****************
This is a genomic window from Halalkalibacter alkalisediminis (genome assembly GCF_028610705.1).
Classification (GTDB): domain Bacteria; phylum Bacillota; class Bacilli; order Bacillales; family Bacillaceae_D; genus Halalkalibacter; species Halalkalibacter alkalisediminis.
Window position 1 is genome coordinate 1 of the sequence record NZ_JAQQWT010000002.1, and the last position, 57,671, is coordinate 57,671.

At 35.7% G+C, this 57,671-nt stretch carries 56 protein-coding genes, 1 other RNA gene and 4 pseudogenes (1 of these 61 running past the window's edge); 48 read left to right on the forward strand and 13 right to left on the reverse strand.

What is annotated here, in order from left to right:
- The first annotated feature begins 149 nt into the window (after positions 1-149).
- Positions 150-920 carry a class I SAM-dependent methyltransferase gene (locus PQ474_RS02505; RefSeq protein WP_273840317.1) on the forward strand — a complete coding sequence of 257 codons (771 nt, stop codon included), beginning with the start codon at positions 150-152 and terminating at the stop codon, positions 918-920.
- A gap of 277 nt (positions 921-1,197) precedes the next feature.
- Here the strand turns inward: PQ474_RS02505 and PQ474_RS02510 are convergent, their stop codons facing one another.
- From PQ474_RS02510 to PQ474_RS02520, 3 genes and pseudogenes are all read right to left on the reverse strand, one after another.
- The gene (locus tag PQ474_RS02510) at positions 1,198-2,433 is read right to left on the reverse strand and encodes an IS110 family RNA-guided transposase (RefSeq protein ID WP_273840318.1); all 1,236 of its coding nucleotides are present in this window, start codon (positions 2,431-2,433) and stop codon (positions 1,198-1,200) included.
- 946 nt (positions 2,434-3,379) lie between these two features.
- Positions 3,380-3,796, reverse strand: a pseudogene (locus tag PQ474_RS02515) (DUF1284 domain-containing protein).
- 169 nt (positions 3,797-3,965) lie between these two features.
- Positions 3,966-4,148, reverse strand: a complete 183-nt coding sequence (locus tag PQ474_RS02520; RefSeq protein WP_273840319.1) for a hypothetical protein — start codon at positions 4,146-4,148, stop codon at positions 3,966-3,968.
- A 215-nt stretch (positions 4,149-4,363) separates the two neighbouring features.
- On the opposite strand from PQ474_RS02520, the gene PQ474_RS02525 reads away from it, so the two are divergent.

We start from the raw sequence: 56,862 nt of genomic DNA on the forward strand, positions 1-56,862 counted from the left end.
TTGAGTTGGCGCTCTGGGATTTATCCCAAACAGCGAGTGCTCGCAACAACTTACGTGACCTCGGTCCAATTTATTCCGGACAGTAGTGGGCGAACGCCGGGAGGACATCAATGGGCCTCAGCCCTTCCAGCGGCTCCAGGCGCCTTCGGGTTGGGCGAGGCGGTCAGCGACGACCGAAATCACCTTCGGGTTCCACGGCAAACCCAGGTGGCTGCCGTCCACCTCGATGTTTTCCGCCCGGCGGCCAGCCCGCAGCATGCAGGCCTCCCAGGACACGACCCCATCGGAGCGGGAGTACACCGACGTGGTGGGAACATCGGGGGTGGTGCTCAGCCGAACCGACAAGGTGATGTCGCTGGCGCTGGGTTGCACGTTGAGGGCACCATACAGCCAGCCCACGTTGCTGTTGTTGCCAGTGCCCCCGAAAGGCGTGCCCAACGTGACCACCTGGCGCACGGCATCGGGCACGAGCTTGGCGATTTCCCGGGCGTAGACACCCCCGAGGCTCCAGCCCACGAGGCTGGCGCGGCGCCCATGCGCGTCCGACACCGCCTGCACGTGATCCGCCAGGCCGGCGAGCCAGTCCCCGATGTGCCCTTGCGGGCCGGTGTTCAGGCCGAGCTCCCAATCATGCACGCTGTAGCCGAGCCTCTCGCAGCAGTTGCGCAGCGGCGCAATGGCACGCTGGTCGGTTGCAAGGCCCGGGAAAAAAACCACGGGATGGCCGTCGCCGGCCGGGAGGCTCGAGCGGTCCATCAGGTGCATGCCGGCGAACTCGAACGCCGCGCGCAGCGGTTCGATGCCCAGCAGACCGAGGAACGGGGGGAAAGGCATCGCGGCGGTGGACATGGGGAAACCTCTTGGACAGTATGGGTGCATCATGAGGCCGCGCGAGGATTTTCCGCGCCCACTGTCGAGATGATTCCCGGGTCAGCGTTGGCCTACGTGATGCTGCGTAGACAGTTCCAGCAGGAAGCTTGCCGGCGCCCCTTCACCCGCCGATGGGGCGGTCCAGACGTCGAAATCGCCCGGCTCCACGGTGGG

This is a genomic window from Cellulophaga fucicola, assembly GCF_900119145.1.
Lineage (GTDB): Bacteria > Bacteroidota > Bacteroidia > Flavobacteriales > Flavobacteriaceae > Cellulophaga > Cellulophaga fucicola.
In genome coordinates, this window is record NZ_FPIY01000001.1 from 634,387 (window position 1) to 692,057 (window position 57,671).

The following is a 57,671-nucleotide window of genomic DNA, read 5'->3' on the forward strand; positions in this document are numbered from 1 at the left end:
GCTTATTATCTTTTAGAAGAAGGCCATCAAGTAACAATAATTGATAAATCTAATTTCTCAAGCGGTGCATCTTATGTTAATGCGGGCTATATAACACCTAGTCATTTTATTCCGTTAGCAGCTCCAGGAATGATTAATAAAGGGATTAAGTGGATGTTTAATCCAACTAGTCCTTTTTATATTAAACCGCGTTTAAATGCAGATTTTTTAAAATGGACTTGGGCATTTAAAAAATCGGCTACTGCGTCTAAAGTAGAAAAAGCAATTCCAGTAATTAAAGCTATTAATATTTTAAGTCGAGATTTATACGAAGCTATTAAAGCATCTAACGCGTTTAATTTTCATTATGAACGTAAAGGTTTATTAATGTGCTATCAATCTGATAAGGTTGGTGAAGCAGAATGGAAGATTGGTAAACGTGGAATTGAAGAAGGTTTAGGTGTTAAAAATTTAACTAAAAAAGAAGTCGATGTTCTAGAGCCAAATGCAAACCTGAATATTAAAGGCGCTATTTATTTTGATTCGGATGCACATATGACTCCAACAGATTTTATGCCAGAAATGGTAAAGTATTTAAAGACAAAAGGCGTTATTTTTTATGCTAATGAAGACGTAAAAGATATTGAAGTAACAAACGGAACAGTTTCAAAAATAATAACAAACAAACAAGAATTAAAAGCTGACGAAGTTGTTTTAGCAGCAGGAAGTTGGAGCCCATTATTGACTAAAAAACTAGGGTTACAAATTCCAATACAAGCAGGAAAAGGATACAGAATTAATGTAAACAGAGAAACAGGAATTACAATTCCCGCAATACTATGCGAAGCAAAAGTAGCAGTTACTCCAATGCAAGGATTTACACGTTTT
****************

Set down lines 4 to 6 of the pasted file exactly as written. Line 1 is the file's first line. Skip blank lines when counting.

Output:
At 35.7% G+C, this 57,671-nt stretch carries 56 protein-coding genes, 1 other RNA gene and 4 pseudogenes (1 of these 61 running past the window's edge); 48 read left to right on the forward strand and 13 right to left on the reverse strand.

What is annotated here, in order from left to right:
- The first annotated feature begins 149 nt into the window (after positions 1-149).